Greenwashing: a Simple Definition and Why it Needs to Stop Right Now
I remember the first time I heard the word “greenwashing”, I was confused. I thought “Well, If they are washing and cleaning up their practices, surely that should be celebrated, right?”. Yet the word seemed to always be used negatively. Well, of course, I was completely off track and had no clue what I was talking about at the time. And I know I wasn’t the only one. So what is greenwashing? To this day, I get asked this question over and over again, pretty much every week. So today, we’ll answer it!
Greenwashing: a Predatory Marketing Practice
I have to say: not knowing the definition of greenwashing – and its symptoms – was pure bliss, to be honest. The truth is, once you become aware of it, it’s hard to wrap your head around how savvy some marketing teams are. Once you start understanding what greenwashing is and seeing it everywhere, it’s hard not to get discouraged or exhausted. And that’s exactly happened to me – not the discouraging part, but definitely the exhaustion part.
I thought I was doing the right thing: I would try to only buy products that were branded as “eco-friendly”, “biodegradable”, “sustainable”, etc. If a fashion brand was releasing a “green collection”, I would rejoice, thinking this is exactly what needed to happen to make things better, and I would exclusively buy from that “sustainable” line.
And you know what? That’s precisely what these marketing teams want you to do. Take what they say at face value, recognise that they’re making an effort, and run with it – and most of all, give them your money, as a reward for their good behaviour.
Am I being cynical? Maybe, but so are they! They count on the general public’s ignorance, capitalise on what they see as a trend, and put their profit first as always. And that’s what makes greenwashing such a predatory marketing technique. It’s all about pushing consumption, and pushing the right messaging, while doing none of the real work behind the scenes.
Ok so, greenwashing is terrible, we got it. But I still haven’t answered the question: What is the definition of greenwashing?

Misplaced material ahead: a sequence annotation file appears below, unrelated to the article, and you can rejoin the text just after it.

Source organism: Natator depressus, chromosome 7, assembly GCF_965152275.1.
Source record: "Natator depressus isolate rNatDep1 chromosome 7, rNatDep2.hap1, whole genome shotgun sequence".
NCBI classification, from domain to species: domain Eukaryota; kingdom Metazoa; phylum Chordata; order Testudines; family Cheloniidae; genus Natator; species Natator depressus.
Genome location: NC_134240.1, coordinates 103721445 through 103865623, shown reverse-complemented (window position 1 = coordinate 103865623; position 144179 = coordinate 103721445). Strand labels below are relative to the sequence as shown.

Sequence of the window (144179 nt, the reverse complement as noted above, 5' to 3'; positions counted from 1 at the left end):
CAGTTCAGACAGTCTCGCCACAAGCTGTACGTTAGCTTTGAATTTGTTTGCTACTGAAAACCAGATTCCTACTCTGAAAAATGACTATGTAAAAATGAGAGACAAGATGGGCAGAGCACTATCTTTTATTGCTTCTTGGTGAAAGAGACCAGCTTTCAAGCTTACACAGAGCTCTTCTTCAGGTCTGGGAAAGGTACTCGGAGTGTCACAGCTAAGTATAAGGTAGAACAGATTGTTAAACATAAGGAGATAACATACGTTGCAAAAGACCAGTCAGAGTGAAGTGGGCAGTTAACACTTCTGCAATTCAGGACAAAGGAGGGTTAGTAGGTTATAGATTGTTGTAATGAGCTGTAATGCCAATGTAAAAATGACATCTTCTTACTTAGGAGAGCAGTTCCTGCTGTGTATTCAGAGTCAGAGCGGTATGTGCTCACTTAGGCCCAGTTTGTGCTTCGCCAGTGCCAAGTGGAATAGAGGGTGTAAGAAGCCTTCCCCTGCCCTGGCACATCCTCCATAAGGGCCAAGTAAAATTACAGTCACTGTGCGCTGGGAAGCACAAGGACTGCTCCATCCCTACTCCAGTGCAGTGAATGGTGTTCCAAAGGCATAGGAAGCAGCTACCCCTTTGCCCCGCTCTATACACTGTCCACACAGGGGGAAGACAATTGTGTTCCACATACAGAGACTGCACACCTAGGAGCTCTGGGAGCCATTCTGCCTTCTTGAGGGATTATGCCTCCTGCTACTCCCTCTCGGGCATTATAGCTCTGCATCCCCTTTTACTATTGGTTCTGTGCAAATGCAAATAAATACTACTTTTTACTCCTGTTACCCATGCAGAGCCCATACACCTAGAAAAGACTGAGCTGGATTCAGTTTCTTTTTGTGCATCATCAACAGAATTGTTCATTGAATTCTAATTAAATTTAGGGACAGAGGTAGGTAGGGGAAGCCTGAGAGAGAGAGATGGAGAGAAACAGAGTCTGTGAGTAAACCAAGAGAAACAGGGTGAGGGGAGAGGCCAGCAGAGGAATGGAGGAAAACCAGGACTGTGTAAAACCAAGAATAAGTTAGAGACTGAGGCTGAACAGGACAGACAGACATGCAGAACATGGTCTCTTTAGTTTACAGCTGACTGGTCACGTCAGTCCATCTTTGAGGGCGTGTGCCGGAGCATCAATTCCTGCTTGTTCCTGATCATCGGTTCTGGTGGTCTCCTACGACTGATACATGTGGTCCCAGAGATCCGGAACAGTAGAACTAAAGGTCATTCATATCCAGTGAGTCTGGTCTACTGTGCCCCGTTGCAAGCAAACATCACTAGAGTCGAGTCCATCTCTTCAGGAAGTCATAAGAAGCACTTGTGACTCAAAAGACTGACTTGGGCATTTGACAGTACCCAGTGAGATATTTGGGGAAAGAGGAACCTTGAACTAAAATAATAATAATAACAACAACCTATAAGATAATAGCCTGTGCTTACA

What is the Definition of Greenwashing?
There are a lot of elements to take into consideration when talking about greenwashing, obviously. But I’m not here to make things complicated. So I’ll give you my straightforward definition of greenwashing.
Greenwashing is a marketing strategy. The goal is for the brand to push a message, and give the impression that the brand/company wants to implement more sustainable practices into the business; without actually doing the work, and without actually caring, or making sustainability a core value of their business model.
When a company engages in greenwashing, they’ll do everything in their power for you to know all the new initiatives and projects they are putting in place to look like they care about the people and the planet. The reality is: they are not willing to change any significant part of their business model, and will keep putting profit first.
When a company engages in greenwashing, they’ll do everything in their power for you to know all the new initiatives and projects they are putting in place to look like they care about the people and the planet.
The most apparent consequence of greenwashing is that after this strategy doesn’t profit the business anymore, they’ll drop the “sustainability” talk, and move on to the next trend that can benefit them.